The reaction to it all has been pretty explosive from interest groups. The Taxpayers Union are absolutely thrilled, as are Federated Farmers, the NZ Property Investors Federation, and Business NZ. The unions are horrified. For those who supported a CGT, it was cast as both an issue of fairness (or unfairness, when labour gets taxed but capital does not) as well as a mechanism for changing elements of the housing market away from property speculation. Jesse Mulligan – a huge supporter of a CGT – wrote about his disappointment in a piece published this morning on The Spinoff.

So what now? The CGT was just one proposal in a much wider suite of recommendations made by the TWG. Among the most important other bits were environmental taxes, which were covered here when the report was released. They’re now going to be considered in depth by the parties of government, with new announcements likely over the rest of the year. And to again return to the politics of it all, Politik’s Richard Harman argues that it’s probably pretty bad for Simon Bridges, who now doesn’t have a massive CGT-shaped target to aim at. Mr Harman, in fact, believes that the government have probably just ensured they’ll get another term.

Now, for some this whole exercise of debating and researching and polling and punditeering on the CGT might now seem like a massive waste of time. Not for me – I barely covered the CGT in The Bulletin because I assumed something concrete was going to be put forward by the government, and then it could be picked over properly. So even though I was wrong I’ve come away from this all feeling like the last few months have been worthwhile. But for those who do feel like they’ve just wasted a precious chunk of their life, my condolences, and we’ll all strive to come up with some other issue to get totally worked up over.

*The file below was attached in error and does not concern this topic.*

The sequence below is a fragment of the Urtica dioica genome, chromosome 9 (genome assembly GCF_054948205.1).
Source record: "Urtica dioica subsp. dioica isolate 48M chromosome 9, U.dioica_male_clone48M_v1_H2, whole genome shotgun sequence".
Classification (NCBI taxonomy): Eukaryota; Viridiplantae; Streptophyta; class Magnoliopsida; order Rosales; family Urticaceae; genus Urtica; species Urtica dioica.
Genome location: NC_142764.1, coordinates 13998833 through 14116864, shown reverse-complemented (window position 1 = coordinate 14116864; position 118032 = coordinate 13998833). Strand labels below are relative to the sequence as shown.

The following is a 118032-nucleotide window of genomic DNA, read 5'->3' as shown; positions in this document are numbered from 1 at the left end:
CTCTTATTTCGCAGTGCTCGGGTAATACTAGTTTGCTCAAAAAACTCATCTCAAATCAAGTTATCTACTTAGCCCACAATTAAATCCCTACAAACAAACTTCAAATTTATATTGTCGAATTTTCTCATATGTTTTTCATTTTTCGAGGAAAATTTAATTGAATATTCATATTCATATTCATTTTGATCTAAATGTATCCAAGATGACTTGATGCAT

There has been a massive cost increase for the City Rail Link, with the new figure a billion dollars higher than 2014 estimates. One News reports that after a comprehensive review of project costs, the new number will be presented to the co-sponsors of the project – Auckland Council and the government. The cost escalation is partly because there’s far more work in the Australasian infrastructure pipeline now than there was in 2014. Transport minister Phil Twyford, meanwhile, is blaming the previous government for not setting aside enough money for it. The NZ Herald reports that Auckland Council is looking into selling or leasing its carpark blocks, so that they’ll have some spare cash to pay their share.


Housing NZ tenants who were evicted after flawed meth tests will have their debts to MSD wiped, reports Radio NZ. Money already repaid by beneficiaries over post-eviction support will also be refunded. Minister Carmel Sepuloni says the debts were incurred through no fault of the tenants, and so the move is about righting a wrong. About 900 adults were affected by the evictions.